Just as a side note, it is encouraging to see the absence of run-on or fragment sentences in a young author’s work. This is very well written.
    Most sincerely,

    • Doug Scott on November 2, 2017 at 9:06 pm

      Hey Kim, thanks so much for your comments. I will make sure to pass on your encouraging words to Littlest One! And I’ll make sure to be share more about our bee adventures next year. Until then…take care! – D.

  5. Jackie Hartley on October 29, 2017 at 6:50 am

    Great article and fabulous book! Tell littlest one the Hartleys are so proud of her! Our bees were very busy this summer and I do believe planting zinnias all around our garden attracted them even more to our veggies this summer….it was a great harvest and delicious honey too! Miss your family!

    • Doug Scott on November 2, 2017 at 9:04 pm

      What UP Ja’que’!?! So great to hear from you. Littlest One and I had fun this year with our beeez…and looking forward to next year. We need to take a trip down south…miss y’all too! Please say hello to Bee’el, E, and da’boyz for us. Take care friend, D.

  6. Elizabeth on October 29, 2017 at 10:14 pm

    What an awesome book she created! For Mother’s Day I received most of the things one needs to start bee keeping. I missed the window to get started for 2017 but I am now gearing up for 2018. Did you take any local classes? I need to pick your brain sometime. 🙂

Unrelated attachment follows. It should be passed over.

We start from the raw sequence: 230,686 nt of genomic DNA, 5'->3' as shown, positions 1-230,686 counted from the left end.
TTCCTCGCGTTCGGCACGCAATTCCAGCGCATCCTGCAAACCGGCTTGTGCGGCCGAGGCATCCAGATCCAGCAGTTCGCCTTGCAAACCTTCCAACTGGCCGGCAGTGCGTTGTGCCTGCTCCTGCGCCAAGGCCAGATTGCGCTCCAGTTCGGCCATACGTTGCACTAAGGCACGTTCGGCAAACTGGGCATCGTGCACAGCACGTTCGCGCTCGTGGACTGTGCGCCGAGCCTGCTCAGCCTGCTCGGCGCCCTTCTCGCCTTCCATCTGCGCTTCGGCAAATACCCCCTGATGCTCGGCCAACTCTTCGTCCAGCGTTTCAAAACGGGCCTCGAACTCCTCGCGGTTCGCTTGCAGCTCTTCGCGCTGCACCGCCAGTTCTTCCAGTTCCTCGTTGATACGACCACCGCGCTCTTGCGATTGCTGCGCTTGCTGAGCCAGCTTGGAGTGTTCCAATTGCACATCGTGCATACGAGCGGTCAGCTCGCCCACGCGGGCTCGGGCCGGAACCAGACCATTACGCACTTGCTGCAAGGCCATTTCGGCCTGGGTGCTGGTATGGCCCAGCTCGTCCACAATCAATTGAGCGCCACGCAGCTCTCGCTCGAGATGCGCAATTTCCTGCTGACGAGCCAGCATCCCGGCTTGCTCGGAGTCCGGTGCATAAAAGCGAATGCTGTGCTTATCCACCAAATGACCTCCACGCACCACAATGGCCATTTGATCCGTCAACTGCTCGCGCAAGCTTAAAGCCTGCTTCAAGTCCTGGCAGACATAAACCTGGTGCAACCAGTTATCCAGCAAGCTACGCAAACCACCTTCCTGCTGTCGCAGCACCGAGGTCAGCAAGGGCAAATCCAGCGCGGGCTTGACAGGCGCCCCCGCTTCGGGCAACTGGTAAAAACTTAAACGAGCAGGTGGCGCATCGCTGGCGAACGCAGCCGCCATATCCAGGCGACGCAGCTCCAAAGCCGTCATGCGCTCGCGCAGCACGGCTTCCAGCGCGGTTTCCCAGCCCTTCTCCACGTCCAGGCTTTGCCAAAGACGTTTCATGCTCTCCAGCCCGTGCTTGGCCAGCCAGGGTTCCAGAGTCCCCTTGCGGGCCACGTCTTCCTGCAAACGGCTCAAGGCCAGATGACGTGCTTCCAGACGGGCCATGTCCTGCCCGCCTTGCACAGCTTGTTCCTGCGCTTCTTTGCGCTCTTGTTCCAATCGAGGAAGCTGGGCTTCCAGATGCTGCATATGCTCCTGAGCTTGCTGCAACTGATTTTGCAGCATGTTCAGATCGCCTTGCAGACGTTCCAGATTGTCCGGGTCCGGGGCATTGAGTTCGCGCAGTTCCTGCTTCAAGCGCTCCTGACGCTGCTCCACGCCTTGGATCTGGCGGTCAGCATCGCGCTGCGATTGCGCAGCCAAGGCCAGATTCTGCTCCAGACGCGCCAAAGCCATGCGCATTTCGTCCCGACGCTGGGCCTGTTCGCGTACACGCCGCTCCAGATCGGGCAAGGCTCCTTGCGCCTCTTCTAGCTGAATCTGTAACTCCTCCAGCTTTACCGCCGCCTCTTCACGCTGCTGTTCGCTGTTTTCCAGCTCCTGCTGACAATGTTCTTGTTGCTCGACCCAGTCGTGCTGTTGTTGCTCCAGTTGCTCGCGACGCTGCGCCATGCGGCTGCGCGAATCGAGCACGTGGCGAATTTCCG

• Doug Scott on November 2, 2017 at 9:00 pm

      Hey Elizabeth…so glad to hear that I’ll have a fellow beekeeping neighbor! No I didn’t take any classes, but now that I have a year under my belt (read…have a stronger point of reference) I may take some this next year. Let me know if you decide to and I’ll do the same. Take care, D.

  7. Martha Auten on November 10, 2017 at 9:31 am

    Hey to the whole Scott family. My name is Martha and I live in the North Carolina mountains, ( Boone ). So happy I found your blog…I really enjoy it. I’d love to have a copy of the bee book for my gardening room. You did a great job on the Bee’s Life. My husband was a bee keeper, he passed away 3 1/2 years ago of ALS, I have not gardened since. I am a master gardener and a master horticulturist. I have gardened my whole life…since I was about 5, with my aunt on her farm. I am now 62 and still love it. The more I look at your blog the more I think I am ready to get back to what I LOVE. I am on your list as a follower. Thanks so much for sharing your garden and family. I would be so happy to make a donation for the book, I think you should make a book of it. Your local Ag Center might love to have it for their 4H.

    • Doug Scott on November 10, 2017 at 2:26 pm

      Martha, thanks so much for taking the time and chiming in with your comment. And your comment is so encouraging on a number of fronts. Your words mean so much to me and I’m sure Littlest One will love reading it too. I’m so happy that in whatever small way our blog has encouraged you to get back outside in the garden!!! I’d love to get you a copy of A Bee’s Life. If you’ll send me your address by filling out our Contact Us form at https://redeemyourground.com/blog-contact/ and I’ll get a copy in the mail to you…as soon as I figure the best way to do that. Thanks again Martha and I look forward to hearing from you! Take care, D.